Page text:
The default matchmaking that everyone played until 7 PM is never actually seen in-game if things go well. It is designed as a fallback that “just works” and finds people to play with but doesn’t do anything clever.
Default matchmaking ignores platform, skill, and almost everything else. The only thing it takes into account is latency, but only for the first 15 seconds of matchmaking. After that, it’s no-holds-barred. So, on the morning of August 23, if your Control match took longer than 15 seconds to matchmake (which it almost always does) it was basically just picking the first 11 people it found, no matter how good the connections to you were, what platform they were on, or what their skill was.
And of course, this could cause laggy players, bad hit registration, and matching with players far outside your normal skill band. This is why we sometimes spend multiple minutes on our various matchmaking thresholds, making sure latency is solid as we can get it.
STATS FROM WEEK ONE
So, as of 7 PM or so on Tuesday night, we have had loose SBMM on in Control, and we have some interesting results! Let’s dive right in:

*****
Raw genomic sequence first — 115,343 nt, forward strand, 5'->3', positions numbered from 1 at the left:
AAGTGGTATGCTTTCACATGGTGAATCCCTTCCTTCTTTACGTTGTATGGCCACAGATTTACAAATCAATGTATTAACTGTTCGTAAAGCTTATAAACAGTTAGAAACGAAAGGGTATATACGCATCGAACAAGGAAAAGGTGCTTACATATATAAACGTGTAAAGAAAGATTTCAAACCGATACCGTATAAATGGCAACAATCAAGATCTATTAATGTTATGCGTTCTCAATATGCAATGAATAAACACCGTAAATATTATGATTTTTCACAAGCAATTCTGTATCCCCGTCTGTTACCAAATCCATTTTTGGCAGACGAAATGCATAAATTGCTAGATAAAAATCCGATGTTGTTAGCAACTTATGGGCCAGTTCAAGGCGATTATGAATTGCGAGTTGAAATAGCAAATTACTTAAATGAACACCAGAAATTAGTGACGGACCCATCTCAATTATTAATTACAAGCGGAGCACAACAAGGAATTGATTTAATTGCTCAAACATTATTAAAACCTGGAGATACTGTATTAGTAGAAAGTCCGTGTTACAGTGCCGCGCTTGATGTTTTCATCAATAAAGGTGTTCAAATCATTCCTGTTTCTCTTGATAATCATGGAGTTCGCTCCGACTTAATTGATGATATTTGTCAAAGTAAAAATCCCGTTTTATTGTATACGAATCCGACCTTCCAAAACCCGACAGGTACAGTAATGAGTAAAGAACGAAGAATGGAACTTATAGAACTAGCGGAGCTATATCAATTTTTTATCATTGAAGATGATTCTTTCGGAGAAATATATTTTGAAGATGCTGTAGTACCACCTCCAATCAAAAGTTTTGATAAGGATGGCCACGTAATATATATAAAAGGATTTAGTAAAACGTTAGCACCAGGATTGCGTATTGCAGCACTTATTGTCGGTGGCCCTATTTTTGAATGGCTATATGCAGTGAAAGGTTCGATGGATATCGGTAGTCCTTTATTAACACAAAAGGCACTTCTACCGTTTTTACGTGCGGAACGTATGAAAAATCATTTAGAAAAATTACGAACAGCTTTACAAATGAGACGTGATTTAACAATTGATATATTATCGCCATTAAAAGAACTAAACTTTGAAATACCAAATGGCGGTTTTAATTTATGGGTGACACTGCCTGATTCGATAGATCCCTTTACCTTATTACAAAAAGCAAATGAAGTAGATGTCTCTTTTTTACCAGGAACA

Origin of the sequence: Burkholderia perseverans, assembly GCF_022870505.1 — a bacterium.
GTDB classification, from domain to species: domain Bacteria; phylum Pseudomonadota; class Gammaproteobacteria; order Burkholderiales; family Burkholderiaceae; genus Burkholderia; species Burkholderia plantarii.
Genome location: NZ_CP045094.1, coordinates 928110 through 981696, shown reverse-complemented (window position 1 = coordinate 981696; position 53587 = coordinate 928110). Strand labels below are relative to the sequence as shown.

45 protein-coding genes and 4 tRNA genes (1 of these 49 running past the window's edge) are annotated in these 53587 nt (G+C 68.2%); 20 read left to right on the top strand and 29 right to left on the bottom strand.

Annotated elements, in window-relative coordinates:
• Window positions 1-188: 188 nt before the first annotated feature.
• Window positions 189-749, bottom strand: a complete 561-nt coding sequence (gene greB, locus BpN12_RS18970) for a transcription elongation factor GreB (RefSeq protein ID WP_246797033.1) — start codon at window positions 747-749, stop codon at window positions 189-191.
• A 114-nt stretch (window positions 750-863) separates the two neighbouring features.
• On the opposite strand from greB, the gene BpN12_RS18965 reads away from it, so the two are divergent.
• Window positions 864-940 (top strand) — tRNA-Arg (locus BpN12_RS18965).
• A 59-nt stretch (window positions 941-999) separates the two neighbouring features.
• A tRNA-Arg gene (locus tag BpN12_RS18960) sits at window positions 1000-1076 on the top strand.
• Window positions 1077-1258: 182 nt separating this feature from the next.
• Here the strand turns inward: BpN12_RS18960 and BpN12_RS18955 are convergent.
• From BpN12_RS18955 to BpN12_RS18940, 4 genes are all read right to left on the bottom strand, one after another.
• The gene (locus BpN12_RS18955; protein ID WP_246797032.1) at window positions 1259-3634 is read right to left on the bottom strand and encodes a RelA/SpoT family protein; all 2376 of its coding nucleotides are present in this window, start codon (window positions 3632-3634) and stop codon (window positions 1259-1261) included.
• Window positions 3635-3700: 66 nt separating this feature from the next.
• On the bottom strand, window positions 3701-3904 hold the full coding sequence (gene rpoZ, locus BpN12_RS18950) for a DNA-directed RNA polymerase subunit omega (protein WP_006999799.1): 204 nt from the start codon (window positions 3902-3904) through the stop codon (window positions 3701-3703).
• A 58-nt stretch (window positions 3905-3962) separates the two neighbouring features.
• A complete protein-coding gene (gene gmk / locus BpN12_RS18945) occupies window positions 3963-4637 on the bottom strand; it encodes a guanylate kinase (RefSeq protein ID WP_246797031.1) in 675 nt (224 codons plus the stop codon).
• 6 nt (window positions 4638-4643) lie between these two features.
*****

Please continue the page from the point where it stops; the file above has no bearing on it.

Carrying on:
In the first week of Season of Plunder, 140,000 more hours of Control had been played than in the first week of Season of the Haunted, and we had around an 11% increase in the total number of players playing Control.
Overall, our average matchmaking times went up by an average of 5 to 10 seconds. That’s a good indication that the matching is generally working but isn’t showing our worst cases—the lower population segments (extreme low and high skill).
For the highest skill band, less than 0.1% of the population, matchmaking times average around 90 seconds during high population times, spiking to just over 200 seconds at low population times. For the lowest skill band, we see matchmaking times between 120 seconds at best and 240 seconds at worst.
Just looking at matchmaking times, the current settings look like they are getting us where we want to be. However, we are cautious about making too many assumptions right now. We have plenty of anecdotal evidence of bad connections in those high-skill games, and week-one is one of the highest population moments of the Season.